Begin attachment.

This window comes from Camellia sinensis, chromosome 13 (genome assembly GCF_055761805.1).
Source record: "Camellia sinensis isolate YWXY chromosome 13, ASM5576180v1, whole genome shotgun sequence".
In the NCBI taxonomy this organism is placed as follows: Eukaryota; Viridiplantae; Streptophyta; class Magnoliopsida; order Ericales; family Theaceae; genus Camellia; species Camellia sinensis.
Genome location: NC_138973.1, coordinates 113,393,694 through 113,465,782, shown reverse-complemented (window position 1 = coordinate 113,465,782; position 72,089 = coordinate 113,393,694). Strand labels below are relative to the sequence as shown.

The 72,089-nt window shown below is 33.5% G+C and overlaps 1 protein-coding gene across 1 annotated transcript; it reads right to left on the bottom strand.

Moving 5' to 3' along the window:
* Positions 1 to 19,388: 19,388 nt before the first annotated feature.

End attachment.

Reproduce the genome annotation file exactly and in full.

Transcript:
This window comes from Camellia sinensis, chromosome 13 (genome assembly GCF_055761805.1).
Source record: "Camellia sinensis isolate YWXY chromosome 13, ASM5576180v1, whole genome shotgun sequence".
In the NCBI taxonomy this organism is placed as follows: Eukaryota; Viridiplantae; Streptophyta; class Magnoliopsida; order Ericales; family Theaceae; genus Camellia; species Camellia sinensis.
Genome location: NC_138973.1, coordinates 113,393,694 through 113,465,782, shown reverse-complemented (window position 1 = coordinate 113,465,782; position 72,089 = coordinate 113,393,694). Strand labels below are relative to the sequence as shown.

The 72,089-nt window shown below is 33.5% G+C and overlaps 1 protein-coding gene across 1 annotated transcript; it reads right to left on the bottom strand.

Moving 5' to 3' along the window:
* Positions 1 to 19,388: 19,388 nt before the first annotated feature.